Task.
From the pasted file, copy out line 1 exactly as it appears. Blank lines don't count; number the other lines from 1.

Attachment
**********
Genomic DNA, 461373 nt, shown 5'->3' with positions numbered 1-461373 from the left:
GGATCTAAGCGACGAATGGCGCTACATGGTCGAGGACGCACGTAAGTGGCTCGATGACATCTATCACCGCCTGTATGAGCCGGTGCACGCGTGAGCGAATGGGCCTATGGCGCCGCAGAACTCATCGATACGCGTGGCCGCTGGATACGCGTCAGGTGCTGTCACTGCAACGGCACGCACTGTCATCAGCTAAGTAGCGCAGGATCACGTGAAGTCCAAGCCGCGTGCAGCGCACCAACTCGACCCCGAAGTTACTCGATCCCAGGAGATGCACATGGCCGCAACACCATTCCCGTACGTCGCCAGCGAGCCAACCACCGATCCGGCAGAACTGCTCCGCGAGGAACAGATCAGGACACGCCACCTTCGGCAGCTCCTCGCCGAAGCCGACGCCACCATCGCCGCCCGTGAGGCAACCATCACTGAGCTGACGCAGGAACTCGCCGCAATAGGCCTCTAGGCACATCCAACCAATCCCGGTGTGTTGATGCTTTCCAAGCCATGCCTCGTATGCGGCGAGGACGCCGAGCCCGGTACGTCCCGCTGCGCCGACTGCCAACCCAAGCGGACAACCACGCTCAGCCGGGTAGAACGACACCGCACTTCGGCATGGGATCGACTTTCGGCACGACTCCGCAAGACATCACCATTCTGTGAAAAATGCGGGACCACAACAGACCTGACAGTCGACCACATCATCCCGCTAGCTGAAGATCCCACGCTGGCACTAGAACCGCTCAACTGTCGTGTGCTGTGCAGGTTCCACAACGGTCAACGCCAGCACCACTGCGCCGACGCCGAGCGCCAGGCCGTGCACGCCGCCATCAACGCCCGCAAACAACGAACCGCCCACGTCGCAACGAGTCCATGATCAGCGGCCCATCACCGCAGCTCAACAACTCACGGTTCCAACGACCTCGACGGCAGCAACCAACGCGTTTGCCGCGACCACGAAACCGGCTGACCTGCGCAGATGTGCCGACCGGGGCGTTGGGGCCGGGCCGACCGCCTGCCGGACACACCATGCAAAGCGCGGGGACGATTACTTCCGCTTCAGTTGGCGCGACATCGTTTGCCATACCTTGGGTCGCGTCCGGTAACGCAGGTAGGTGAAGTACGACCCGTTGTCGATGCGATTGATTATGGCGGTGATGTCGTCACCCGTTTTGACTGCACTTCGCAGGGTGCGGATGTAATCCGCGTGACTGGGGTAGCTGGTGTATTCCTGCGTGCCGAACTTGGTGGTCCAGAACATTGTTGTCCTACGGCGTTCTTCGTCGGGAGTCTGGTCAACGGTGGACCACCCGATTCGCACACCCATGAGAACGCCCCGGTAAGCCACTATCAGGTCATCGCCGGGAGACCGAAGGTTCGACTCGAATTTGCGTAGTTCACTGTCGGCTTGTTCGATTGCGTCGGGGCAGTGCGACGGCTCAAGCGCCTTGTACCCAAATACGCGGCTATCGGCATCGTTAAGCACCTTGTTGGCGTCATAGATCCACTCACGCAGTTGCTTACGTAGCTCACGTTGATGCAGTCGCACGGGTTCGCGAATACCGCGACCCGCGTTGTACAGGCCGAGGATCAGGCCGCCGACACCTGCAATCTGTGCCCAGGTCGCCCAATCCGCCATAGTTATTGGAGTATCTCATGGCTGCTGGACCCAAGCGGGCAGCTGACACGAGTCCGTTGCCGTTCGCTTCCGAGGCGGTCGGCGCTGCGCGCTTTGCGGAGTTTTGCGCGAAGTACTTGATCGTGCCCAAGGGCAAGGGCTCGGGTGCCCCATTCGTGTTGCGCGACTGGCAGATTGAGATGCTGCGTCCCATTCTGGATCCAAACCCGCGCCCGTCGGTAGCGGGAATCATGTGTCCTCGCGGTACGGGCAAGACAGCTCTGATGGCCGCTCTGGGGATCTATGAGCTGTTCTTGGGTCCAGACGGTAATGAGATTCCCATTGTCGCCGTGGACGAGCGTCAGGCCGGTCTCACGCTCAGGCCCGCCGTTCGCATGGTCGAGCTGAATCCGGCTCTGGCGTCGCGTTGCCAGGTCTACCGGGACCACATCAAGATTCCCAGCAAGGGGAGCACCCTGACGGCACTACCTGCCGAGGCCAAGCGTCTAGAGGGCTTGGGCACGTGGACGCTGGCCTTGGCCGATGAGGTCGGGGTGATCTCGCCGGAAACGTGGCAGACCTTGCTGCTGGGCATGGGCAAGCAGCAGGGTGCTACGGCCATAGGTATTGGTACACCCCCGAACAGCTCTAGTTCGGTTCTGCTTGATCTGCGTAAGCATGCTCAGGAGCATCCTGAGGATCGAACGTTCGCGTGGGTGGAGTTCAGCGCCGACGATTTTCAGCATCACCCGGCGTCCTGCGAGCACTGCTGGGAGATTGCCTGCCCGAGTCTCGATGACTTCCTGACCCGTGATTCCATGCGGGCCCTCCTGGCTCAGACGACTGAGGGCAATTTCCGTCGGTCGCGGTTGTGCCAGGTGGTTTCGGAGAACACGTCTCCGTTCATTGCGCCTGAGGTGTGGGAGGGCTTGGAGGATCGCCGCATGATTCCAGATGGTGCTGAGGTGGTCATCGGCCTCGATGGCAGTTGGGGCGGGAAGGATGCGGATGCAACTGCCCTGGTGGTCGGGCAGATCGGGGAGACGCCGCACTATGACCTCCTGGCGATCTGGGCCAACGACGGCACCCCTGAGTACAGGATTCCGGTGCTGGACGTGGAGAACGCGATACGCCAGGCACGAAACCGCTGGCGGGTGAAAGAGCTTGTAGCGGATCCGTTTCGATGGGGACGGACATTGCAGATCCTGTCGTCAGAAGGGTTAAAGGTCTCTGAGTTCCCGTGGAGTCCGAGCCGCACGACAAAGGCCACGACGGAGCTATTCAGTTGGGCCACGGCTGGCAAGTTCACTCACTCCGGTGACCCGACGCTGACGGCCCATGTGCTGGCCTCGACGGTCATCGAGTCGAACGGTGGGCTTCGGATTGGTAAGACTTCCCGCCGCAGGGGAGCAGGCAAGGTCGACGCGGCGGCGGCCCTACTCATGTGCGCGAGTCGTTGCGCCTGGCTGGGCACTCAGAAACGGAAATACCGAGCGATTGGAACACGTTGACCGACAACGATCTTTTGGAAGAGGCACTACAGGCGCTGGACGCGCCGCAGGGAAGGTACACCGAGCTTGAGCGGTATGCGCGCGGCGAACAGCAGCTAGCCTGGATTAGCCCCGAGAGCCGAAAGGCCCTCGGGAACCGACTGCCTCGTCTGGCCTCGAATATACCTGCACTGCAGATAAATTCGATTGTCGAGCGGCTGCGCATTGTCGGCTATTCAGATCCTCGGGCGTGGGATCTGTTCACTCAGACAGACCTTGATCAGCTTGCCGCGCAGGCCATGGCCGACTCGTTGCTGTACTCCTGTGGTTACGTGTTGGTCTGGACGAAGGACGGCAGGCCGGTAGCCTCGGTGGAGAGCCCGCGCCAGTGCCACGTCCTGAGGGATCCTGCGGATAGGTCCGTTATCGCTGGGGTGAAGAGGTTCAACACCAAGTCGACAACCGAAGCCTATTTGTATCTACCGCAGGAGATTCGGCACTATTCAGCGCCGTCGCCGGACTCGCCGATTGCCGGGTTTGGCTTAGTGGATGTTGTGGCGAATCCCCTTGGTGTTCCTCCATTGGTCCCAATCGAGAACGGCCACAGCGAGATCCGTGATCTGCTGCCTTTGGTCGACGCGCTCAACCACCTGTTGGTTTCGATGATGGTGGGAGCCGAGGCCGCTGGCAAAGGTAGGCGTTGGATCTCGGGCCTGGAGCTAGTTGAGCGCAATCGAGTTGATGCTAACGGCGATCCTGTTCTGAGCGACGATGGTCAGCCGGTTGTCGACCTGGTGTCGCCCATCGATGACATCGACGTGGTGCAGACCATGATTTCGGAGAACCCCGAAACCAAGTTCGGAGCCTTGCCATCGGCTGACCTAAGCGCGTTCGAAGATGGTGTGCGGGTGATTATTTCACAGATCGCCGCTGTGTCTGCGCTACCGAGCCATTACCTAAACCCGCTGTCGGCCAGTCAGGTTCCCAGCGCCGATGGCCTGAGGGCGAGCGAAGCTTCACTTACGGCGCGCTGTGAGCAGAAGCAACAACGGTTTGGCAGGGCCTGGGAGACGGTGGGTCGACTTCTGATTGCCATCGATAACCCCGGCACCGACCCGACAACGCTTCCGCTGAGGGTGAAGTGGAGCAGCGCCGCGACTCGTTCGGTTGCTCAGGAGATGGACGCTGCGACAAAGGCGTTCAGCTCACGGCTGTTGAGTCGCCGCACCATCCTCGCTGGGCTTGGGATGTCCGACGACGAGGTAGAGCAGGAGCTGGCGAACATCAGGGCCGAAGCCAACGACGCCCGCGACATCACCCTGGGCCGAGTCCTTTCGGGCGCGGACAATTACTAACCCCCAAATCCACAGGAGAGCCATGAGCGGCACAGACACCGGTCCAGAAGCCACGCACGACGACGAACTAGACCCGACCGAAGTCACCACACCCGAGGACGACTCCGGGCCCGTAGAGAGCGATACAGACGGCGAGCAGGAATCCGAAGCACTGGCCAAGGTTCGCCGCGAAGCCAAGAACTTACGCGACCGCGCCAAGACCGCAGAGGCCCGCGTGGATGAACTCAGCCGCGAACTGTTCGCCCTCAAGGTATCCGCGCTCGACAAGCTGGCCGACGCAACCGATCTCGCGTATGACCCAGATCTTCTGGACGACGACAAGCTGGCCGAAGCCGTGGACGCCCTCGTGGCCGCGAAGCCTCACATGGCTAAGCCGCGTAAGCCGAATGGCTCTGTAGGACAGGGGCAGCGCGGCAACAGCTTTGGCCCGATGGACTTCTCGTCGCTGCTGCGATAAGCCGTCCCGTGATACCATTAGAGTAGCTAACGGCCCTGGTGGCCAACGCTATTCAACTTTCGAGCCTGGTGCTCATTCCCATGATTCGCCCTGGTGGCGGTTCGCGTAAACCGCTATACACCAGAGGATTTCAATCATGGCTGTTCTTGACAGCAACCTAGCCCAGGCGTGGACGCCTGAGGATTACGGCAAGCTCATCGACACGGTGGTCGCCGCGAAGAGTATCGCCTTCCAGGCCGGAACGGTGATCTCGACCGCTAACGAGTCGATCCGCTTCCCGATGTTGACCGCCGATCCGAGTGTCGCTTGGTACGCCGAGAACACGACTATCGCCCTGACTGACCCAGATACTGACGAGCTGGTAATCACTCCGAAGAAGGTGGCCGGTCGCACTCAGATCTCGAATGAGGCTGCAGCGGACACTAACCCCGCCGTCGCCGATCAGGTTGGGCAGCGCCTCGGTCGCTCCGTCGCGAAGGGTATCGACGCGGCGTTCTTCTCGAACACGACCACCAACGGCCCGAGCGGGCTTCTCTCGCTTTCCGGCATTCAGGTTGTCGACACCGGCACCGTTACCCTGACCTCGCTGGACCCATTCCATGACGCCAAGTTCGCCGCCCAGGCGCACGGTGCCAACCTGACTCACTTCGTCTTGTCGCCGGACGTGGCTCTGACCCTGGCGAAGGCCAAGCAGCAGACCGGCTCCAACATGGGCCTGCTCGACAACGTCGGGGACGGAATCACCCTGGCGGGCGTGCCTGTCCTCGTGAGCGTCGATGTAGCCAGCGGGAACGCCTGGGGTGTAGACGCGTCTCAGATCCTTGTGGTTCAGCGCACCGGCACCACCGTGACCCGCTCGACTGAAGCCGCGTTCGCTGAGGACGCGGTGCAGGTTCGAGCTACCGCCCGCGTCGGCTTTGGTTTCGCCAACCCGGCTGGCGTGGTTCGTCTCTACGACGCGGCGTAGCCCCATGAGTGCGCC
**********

Genomic DNA, 461373 nt, shown 5'->3' with positions numbered 1-461373 from the left: